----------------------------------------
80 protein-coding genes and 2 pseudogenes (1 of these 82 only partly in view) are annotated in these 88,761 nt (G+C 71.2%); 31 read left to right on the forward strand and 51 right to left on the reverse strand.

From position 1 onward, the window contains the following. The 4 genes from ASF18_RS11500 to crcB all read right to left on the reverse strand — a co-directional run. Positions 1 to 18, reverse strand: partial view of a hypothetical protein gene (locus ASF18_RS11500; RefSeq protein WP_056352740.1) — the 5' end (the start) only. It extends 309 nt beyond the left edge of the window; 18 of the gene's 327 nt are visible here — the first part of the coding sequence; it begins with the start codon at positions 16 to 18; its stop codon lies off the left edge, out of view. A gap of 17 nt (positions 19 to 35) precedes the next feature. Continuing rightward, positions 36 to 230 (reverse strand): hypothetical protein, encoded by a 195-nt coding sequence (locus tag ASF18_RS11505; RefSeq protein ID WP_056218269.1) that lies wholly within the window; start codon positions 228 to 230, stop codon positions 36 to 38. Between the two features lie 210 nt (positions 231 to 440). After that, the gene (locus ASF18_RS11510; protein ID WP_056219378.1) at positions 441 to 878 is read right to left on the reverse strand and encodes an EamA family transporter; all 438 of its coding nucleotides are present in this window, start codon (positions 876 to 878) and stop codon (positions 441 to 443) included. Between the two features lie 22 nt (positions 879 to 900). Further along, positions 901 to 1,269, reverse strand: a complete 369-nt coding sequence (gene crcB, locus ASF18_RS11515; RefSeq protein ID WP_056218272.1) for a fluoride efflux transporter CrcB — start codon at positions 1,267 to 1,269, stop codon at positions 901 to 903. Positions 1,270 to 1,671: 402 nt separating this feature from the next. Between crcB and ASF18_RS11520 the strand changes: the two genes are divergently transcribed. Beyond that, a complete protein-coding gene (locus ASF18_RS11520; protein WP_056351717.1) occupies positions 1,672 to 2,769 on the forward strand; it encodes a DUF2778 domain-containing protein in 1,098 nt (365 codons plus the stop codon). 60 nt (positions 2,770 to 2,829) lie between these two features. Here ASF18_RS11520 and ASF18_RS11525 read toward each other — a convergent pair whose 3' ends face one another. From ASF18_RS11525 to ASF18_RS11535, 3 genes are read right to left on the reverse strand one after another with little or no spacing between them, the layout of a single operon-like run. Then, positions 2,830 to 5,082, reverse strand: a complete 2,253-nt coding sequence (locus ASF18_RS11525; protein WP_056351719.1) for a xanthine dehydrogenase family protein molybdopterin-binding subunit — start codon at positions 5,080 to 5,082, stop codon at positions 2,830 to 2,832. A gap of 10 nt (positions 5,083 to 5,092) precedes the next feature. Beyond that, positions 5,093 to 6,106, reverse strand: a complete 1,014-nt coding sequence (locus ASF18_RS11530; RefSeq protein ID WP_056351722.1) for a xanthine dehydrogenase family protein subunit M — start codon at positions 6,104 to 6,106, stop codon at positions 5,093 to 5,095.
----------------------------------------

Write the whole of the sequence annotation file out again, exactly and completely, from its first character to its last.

80 protein-coding genes and 2 pseudogenes (1 of these 82 only partly in view) are annotated in these 88,761 nt (G+C 71.2%); 31 read left to right on the forward strand and 51 right to left on the reverse strand.

From position 1 onward, the window contains the following. The 4 genes from ASF18_RS11500 to crcB all read right to left on the reverse strand — a co-directional run. Positions 1 to 18, reverse strand: partial view of a hypothetical protein gene (locus ASF18_RS11500; RefSeq protein WP_056352740.1) — the 5' end (the start) only. It extends 309 nt beyond the left edge of the window; 18 of the gene's 327 nt are visible here — the first part of the coding sequence; it begins with the start codon at positions 16 to 18; its stop codon lies off the left edge, out of view. A gap of 17 nt (positions 19 to 35) precedes the next feature. Continuing rightward, positions 36 to 230 (reverse strand): hypothetical protein, encoded by a 195-nt coding sequence (locus tag ASF18_RS11505; RefSeq protein ID WP_056218269.1) that lies wholly within the window; start codon positions 228 to 230, stop codon positions 36 to 38. Between the two features lie 210 nt (positions 231 to 440). After that, the gene (locus ASF18_RS11510; protein ID WP_056219378.1) at positions 441 to 878 is read right to left on the reverse strand and encodes an EamA family transporter; all 438 of its coding nucleotides are present in this window, start codon (positions 876 to 878) and stop codon (positions 441 to 443) included. Between the two features lie 22 nt (positions 879 to 900). Further along, positions 901 to 1,269, reverse strand: a complete 369-nt coding sequence (gene crcB, locus ASF18_RS11515; RefSeq protein ID WP_056218272.1) for a fluoride efflux transporter CrcB — start codon at positions 1,267 to 1,269, stop codon at positions 901 to 903. Positions 1,270 to 1,671: 402 nt separating this feature from the next. Between crcB and ASF18_RS11520 the strand changes: the two genes are divergently transcribed. Beyond that, a complete protein-coding gene (locus ASF18_RS11520; protein WP_056351717.1) occupies positions 1,672 to 2,769 on the forward strand; it encodes a DUF2778 domain-containing protein in 1,098 nt (365 codons plus the stop codon). 60 nt (positions 2,770 to 2,829) lie between these two features. Here ASF18_RS11520 and ASF18_RS11525 read toward each other — a convergent pair whose 3' ends face one another. From ASF18_RS11525 to ASF18_RS11535, 3 genes are read right to left on the reverse strand one after another with little or no spacing between them, the layout of a single operon-like run. Then, positions 2,830 to 5,082, reverse strand: a complete 2,253-nt coding sequence (locus ASF18_RS11525; protein WP_056351719.1) for a xanthine dehydrogenase family protein molybdopterin-binding subunit — start codon at positions 5,080 to 5,082, stop codon at positions 2,830 to 2,832. A gap of 10 nt (positions 5,083 to 5,092) precedes the next feature. Beyond that, positions 5,093 to 6,106, reverse strand: a complete 1,014-nt coding sequence (locus ASF18_RS11530; RefSeq protein ID WP_056351722.1) for a xanthine dehydrogenase family protein subunit M — start codon at positions 6,104 to 6,106, stop codon at positions 5,093 to 5,095.